EPA's Chesapeake Bay Model a Burden to States, Rural Communities

EPA's Chesapeake Bay Model a Burden to States, Rural Communities

There are concerns about the accuracy of EPA models.

The House Agriculture Subcommittee on Conservation, Energy and Forestry is holding a public hearing Thursday to review the impacts and burdens of the implementation of the Environmental Protection Agency's Total Maximum Daily Load for the Chesapeake Bay Watershed.

Congressman Glenn Thompson, R-Pa., says there are concerns the model is flawed and is creating yet another regulatory burden on states and rural communities.

"The TMDL is what EPA calls a pollution diet, it's a firm limit on the amount of nitrogen, phosphorus and sediment that can be discharged into the bay," Thompson said. "Several of the six states in the watershed have raised issues with the cost and regulatory burden of this process. There are great concerns over the accuracy of the models EPA has used to come up with their estimates for reductions and there are concerns that the EPA may disregard the states' plan and impose costly additional limits."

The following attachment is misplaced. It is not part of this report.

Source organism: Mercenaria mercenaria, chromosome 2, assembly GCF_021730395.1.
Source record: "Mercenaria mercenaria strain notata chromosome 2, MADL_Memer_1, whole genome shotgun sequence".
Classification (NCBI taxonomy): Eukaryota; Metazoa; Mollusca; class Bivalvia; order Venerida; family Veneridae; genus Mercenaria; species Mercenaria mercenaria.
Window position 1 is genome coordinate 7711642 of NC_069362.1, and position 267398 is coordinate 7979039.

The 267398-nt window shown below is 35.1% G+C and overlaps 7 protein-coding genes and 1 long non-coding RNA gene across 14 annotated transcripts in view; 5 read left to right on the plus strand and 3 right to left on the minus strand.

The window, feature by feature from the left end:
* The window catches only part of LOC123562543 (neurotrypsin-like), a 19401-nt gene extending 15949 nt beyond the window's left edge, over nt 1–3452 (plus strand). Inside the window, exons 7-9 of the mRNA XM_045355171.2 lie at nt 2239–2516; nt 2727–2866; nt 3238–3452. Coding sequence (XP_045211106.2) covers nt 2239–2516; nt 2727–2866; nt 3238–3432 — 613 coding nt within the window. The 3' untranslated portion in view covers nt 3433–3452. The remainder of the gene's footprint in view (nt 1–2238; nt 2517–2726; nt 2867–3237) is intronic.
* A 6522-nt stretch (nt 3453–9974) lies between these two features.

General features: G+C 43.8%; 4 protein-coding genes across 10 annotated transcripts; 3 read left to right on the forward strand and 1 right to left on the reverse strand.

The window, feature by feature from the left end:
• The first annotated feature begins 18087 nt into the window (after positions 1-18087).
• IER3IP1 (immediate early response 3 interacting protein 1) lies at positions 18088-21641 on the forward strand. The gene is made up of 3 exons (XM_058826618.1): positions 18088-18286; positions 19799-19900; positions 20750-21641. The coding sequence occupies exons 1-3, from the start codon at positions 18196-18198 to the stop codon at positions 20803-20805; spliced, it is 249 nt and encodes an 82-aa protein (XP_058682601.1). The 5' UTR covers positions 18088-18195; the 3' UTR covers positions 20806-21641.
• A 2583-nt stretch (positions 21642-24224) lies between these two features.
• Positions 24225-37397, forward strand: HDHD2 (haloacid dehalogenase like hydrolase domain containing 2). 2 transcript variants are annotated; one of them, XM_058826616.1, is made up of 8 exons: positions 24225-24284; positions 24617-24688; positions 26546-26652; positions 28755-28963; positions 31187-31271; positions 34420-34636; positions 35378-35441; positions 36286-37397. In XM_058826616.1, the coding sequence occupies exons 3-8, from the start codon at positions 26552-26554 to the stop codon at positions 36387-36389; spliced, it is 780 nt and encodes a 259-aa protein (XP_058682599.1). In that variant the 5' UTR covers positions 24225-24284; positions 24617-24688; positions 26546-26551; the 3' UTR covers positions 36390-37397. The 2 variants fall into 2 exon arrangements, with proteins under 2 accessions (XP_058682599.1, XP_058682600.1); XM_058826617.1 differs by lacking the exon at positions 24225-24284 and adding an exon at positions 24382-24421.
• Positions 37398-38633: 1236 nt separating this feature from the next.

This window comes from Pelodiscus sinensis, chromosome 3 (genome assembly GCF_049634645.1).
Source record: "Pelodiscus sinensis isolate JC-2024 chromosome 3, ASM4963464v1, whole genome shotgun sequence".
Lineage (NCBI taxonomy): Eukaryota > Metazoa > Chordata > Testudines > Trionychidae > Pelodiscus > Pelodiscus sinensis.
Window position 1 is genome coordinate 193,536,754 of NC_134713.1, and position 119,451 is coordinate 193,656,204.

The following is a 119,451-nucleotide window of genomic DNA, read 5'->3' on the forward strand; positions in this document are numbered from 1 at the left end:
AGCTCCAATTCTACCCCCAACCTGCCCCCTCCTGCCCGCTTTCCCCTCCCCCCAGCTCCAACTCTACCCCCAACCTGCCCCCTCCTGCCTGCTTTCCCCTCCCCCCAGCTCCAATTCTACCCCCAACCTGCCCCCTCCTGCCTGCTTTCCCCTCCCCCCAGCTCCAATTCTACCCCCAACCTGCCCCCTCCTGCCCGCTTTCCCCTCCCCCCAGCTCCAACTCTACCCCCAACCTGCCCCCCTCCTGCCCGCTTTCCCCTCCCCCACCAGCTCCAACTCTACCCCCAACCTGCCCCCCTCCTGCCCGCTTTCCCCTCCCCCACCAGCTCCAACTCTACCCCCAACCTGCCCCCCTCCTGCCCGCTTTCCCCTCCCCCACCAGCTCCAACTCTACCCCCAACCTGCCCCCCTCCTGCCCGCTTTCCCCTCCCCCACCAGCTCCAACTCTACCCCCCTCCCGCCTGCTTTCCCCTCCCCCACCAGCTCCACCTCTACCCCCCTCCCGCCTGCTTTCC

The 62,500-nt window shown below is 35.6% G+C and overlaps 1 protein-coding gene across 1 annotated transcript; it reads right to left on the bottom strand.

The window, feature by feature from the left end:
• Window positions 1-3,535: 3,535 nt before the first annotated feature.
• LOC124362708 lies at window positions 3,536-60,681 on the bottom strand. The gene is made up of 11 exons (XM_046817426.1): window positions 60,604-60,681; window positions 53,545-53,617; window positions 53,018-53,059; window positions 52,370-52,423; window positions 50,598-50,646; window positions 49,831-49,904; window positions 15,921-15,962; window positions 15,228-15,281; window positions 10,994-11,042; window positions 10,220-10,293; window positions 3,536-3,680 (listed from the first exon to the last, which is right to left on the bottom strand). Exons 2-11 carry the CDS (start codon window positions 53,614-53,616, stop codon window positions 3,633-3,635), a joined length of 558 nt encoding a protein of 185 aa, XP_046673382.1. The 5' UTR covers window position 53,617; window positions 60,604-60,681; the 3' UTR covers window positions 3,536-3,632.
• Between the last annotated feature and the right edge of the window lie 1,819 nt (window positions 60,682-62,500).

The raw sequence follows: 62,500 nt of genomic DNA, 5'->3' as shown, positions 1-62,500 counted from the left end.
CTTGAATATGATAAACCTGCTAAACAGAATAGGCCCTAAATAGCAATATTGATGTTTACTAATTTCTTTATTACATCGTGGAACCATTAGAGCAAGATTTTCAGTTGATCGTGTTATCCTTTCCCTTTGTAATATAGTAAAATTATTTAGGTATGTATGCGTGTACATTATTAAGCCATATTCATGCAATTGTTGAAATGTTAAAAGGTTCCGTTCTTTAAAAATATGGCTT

Thompson notes more areas could one day be impacted as the model the EPA is applying to the Bay could ultimately be applied along the Mississippi and in the Great Lakes region. For that reason he says the Agriculture Committee is closely monitoring this process and its effect on states, rural communities and agricultural producers.

Thompson says agriculture is one of the top industries in the Chesapeake Bay Watershed and so far has been disproportionately affected during the cleanup process. While he believes restoring and maintaining the health of the Bay is a worthwhile pursuit, Thompson says EPA must be fair and realistic with its process.

TAGS: Regulatory
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